Man sentenced to 6 years for abuse of girl

April 30, 1992|By Jackie Powder | Jackie Powder,Staff Writer

A Pomfret man was sentenced yesterday to six years in jail for sexually abusing a 14-year-old girl, after a judge last month rejected an earlier plea agreement of two years in jail as too lenient.

Glenn G. Toms, 49, pleaded guilty to one count each of second-degree rape, second-degree sex offense and child abuse before Howard County Circuit Judge Raymond J. Kane Jr. He admitted sexually abusing the Jessup girl since she was 7 and fathering the child the girl gave birth to in October 1990 at age 13.

Last month, county Circuit Judge Cornelius F. Sybert Jr. rejected a plea agreement recommended by the state in which Toms would have served no more than two years in jail for pleading guilty to one count of child abuse.

Judge Sybert called the deal "far out of line" and said he could not accept it in good conscience.

As part of the second plea agreement, before Judge Kane, Assistant State's Attorney Walter Closson recommended that Toms serve six years of a 10-year sentence, with the remaining four suspended. Mr. Closson also requested that Toms pay for the cost of counseling for the victim and that he initiate no contact with the victim or her family.

Judge Kane accepted the state's recommendations and ordered Toms to serve five years of supervised probation. He sentenced Toms to 10 years for each of the three counts, to be served concurrently, with four years suspended.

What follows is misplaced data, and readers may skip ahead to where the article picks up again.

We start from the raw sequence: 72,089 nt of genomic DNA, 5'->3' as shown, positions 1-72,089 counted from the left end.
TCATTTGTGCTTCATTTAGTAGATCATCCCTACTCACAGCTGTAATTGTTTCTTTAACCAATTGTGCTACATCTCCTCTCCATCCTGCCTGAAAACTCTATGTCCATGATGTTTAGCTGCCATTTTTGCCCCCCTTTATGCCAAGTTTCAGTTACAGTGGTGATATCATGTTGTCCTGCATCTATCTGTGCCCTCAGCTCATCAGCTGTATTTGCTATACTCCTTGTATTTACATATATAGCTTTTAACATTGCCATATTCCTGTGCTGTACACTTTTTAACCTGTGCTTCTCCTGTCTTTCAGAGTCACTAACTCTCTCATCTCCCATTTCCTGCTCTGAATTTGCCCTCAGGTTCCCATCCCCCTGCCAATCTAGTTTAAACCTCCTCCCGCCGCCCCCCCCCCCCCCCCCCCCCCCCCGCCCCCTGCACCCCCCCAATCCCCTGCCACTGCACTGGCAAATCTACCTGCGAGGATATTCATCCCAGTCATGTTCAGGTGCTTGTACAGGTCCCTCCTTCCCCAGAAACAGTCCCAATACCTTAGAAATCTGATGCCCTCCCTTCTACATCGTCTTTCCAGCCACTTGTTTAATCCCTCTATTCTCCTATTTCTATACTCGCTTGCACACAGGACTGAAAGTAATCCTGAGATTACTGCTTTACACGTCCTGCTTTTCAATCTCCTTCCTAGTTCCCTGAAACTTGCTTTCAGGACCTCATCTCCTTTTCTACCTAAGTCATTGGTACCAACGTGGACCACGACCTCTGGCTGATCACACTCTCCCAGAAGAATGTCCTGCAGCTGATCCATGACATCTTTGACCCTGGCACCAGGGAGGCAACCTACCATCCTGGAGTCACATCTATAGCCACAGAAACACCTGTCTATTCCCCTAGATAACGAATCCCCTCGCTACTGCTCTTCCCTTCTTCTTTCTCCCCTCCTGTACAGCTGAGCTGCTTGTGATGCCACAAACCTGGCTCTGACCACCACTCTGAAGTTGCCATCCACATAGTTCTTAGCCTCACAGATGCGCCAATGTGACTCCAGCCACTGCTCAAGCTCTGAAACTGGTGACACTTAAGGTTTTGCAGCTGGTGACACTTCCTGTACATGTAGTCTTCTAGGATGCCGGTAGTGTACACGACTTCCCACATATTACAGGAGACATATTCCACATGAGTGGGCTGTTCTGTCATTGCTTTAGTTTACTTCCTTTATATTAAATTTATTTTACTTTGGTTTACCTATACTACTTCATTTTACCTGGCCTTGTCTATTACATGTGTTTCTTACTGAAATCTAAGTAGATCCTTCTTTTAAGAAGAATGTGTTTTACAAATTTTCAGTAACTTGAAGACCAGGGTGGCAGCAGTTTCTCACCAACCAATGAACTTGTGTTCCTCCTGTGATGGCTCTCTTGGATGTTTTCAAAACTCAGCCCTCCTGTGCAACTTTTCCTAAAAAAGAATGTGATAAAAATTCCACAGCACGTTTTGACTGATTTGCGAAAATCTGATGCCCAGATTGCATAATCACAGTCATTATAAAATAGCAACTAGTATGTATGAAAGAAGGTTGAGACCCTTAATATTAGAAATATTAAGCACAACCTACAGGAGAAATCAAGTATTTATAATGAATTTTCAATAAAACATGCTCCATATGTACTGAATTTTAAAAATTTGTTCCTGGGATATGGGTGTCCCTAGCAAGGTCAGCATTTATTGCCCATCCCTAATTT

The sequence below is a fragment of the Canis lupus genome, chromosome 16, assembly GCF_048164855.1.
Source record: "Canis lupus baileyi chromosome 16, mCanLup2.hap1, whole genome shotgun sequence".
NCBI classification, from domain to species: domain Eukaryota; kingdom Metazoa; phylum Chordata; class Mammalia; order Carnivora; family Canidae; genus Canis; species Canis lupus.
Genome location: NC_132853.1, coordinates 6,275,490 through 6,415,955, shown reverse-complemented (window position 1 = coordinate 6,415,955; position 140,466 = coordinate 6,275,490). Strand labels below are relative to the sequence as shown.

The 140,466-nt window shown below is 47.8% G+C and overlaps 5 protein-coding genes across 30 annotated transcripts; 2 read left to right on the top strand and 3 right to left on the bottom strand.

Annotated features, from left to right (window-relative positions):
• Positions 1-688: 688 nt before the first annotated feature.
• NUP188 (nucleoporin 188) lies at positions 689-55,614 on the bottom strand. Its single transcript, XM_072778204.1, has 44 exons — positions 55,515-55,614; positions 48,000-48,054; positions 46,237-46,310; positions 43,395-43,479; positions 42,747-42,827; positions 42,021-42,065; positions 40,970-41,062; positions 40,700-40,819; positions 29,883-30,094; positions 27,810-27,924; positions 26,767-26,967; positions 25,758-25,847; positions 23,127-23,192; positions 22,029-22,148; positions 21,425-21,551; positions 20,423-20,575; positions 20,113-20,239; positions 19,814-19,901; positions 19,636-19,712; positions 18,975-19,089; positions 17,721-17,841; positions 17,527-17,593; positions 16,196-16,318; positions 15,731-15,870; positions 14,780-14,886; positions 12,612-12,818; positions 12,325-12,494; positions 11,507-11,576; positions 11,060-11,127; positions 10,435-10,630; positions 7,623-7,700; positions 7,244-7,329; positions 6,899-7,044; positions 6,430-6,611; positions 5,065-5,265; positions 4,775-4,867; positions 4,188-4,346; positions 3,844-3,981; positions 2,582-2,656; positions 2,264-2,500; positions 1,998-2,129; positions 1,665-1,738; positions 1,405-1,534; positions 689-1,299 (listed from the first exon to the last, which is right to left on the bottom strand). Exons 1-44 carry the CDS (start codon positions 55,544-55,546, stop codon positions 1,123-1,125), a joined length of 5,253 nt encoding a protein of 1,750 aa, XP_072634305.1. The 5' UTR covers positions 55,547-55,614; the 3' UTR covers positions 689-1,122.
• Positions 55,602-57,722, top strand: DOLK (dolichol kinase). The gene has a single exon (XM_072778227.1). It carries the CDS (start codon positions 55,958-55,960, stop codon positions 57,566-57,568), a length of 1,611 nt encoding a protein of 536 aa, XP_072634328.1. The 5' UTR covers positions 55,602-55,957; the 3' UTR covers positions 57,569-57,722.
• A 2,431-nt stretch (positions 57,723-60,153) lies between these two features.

Mr. Closson said that the revised plea contained a longer sentence because Judge Sybert had rejected the first plea.

"Quite frankly, our office felt this is a more appropriate plea," Mr. Closson said.

He said the previous plea had been arranged by former `f prosecutor Lillian P. Clark, who left the state's attorney's office last month.

The 14-year-old victim is the daughter of Toms' longtime girlfriend, who also has a child by Toms.

The victim's mother said that Toms sexually abused her daughter in their home while she was at work.

"All I have to say about the whole situation is, 'I'm sorry,' " Toms said before his sentencing. "I thought I was a better person than I was."

The victim's mother said she was pleased with the second plea agreement and with how the state's attorney's office handled the negotiations.

"The state was much more cooperative in working with the family this time, after all the press attention," she said.

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